The “I’m Not Using a Ruler” Dress
Fabric: Shirting batik fabric, $1
Notions: 3 vintage buttons, $1
Time to complete: 10 hours
First worn: December 2011
Wear again? Probably
Total Cost: ~$2
Firstly, THANK YOU ALL for your kind comments on last week's post! I'm doing better (though I now have a cold) and thank the wonderful Sew Weekly community for being great! If you're down and do the craft thing, here's something that got me laughing.
Ok. That said, how about this challenge? Patternless! This was completely daunting for me. I've said this before but you know how on Project Runway, the biggest dis is "they're such a dressmaker, not a designer." Well, you're looking at someone who is proud to simply be a dressmaker. I'm not too good for patterns. In fact, considering the 1000+ patterns I have, I really don't need to reinvent the wheel.
Despite this, I was very curious to see how my two years of sewing has affected my ability to go patternless. After all, how many almost identical patterns have I cut out this year? There is a bodice, front and back, skirt and sometimes sleeves. Facings are easy enough and can be replaced with bias binding. So, yeah, that's it.
While I could have simply gone the trial and error route, I decided to be halfway scientific with this thing. So, I watched a video about draping. And in this video the first thing they said was you'll need a bunch of tools including all sorts of rulers I don't have. And even if I had these rulers, that's far too precise for my sewing. After all, when I'm being lazy enough, I just "eye" my darts. Oh, that's so bad. I feel ashamed even writing that.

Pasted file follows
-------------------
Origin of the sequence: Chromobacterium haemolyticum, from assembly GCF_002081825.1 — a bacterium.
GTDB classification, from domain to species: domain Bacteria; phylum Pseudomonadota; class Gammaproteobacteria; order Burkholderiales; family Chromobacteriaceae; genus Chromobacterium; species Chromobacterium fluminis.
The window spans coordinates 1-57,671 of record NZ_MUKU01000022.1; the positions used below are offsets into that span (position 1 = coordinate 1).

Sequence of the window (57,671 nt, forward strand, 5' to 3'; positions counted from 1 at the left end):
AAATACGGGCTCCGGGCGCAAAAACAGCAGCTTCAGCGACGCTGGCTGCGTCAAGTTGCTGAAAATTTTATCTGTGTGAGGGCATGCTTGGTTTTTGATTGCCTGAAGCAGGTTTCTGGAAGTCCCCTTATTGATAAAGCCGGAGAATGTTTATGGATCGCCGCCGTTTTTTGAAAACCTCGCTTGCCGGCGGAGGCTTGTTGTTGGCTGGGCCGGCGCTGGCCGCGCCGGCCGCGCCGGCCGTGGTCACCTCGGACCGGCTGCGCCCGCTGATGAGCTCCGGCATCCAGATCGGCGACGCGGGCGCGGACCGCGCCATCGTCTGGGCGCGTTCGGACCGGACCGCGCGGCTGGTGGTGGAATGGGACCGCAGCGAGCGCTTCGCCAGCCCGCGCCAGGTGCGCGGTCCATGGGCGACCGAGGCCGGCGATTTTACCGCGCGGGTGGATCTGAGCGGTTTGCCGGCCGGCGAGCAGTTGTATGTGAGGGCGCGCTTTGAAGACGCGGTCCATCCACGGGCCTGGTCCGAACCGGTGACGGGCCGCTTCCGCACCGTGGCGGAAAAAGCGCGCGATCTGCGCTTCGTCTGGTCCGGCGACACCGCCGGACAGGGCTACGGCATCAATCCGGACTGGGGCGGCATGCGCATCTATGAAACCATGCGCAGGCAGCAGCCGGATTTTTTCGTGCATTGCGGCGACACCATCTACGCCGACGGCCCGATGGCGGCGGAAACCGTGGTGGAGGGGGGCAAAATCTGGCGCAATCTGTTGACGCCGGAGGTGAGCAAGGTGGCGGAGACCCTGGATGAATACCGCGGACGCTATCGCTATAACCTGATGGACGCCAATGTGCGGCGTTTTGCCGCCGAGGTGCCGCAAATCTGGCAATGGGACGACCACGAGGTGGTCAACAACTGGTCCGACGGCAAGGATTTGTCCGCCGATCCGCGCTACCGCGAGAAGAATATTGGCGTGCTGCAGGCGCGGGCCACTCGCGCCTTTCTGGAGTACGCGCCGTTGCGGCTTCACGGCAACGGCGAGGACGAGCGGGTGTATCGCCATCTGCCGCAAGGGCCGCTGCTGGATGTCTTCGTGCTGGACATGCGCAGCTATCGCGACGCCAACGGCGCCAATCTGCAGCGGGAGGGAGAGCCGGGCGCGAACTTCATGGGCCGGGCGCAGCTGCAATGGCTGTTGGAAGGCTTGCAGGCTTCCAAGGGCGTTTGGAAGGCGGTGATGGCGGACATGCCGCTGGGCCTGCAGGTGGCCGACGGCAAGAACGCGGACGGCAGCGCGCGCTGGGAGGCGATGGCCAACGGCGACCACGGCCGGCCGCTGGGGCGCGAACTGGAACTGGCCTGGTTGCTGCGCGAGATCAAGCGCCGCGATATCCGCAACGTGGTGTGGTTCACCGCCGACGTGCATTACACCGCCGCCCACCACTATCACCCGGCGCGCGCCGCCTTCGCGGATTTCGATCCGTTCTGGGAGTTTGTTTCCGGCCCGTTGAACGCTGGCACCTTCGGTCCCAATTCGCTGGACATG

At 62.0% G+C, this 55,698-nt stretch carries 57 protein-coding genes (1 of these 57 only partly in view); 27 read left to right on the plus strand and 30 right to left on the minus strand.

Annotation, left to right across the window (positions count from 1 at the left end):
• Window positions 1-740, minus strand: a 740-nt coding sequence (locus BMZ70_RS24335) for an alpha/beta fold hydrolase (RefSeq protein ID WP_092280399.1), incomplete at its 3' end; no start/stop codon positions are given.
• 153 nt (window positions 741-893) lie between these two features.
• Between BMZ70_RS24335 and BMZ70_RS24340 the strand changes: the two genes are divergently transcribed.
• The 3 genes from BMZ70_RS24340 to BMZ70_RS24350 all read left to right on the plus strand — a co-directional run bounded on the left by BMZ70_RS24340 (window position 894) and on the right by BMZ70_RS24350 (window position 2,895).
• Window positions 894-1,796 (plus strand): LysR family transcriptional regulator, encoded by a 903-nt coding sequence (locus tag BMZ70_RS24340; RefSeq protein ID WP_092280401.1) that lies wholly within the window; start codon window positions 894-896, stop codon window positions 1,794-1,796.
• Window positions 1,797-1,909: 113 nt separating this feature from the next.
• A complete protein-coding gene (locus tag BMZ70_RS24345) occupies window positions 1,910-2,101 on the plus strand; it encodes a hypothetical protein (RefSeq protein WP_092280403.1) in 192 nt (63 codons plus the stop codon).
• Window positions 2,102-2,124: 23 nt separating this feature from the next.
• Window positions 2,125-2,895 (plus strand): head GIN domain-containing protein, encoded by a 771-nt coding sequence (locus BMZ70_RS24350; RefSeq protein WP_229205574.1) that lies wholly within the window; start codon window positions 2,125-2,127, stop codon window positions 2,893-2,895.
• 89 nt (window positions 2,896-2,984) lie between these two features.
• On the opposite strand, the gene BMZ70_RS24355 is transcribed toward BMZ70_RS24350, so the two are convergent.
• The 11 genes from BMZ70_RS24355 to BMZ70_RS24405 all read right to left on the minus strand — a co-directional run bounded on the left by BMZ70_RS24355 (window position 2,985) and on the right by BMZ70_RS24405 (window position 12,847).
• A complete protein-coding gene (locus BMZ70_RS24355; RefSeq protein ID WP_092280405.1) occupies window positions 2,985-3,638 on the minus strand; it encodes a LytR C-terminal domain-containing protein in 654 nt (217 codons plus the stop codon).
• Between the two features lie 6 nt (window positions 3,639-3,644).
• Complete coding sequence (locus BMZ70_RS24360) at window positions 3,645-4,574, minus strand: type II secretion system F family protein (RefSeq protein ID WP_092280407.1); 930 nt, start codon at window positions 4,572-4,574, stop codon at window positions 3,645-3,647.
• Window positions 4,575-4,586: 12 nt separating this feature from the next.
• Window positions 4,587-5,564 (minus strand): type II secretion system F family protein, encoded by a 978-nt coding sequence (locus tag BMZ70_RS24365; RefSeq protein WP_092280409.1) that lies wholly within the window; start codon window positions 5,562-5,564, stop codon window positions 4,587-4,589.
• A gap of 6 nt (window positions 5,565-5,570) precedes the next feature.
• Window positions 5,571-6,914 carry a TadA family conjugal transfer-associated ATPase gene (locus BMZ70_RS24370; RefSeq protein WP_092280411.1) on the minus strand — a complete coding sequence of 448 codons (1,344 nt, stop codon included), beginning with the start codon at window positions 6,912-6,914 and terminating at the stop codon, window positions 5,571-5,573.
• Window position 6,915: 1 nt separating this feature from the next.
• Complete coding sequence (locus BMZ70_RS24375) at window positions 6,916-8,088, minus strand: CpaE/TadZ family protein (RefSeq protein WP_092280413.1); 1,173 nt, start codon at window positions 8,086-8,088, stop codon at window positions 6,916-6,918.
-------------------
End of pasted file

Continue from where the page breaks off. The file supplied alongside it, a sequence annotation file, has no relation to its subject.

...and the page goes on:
So instead of using rulers and the like, I adjusted my dress form to the measurements closest to my body. I got some muslin and made the sort of bodice that I've sewn often enough. It had two darts at the breast line (sort of) and two darts at the waist, going up. And then, once I had the fabric in the right shape, I marked it and transfer ed it onto tracing paper.
All of this, mind you, could have been accomplished in like a second with a pattern. But, that's not what this week is about! Keep on going.
Since I was using a border print fabric, I justified a rectangle skirt piece that I gathered. And for the sleeves, I (gasp) just started cutting something that looked like a cap sleeve.
Believe me, I'm never going to be teaching a pattern drafting seminar:
Me: Ok class, here's the part where you kind of just cut your dress out of the fabric.
Student: I don't get it. What about our measurements? What about this curvy ruler I bought?
Me: Go with your gut.
Student: Are you serious?
Me: Class dismissed! Great work!
Explaining what I did to make this dress is probably even harder than making the dress itself. And while the photographs this week aren't great (I was cold and just wanted to go back into the house), the dress is actually cute. Way too lightweight for the winter, but it works. It's certainly a testament to weekly sewing that I could do this.
And now back to patterns.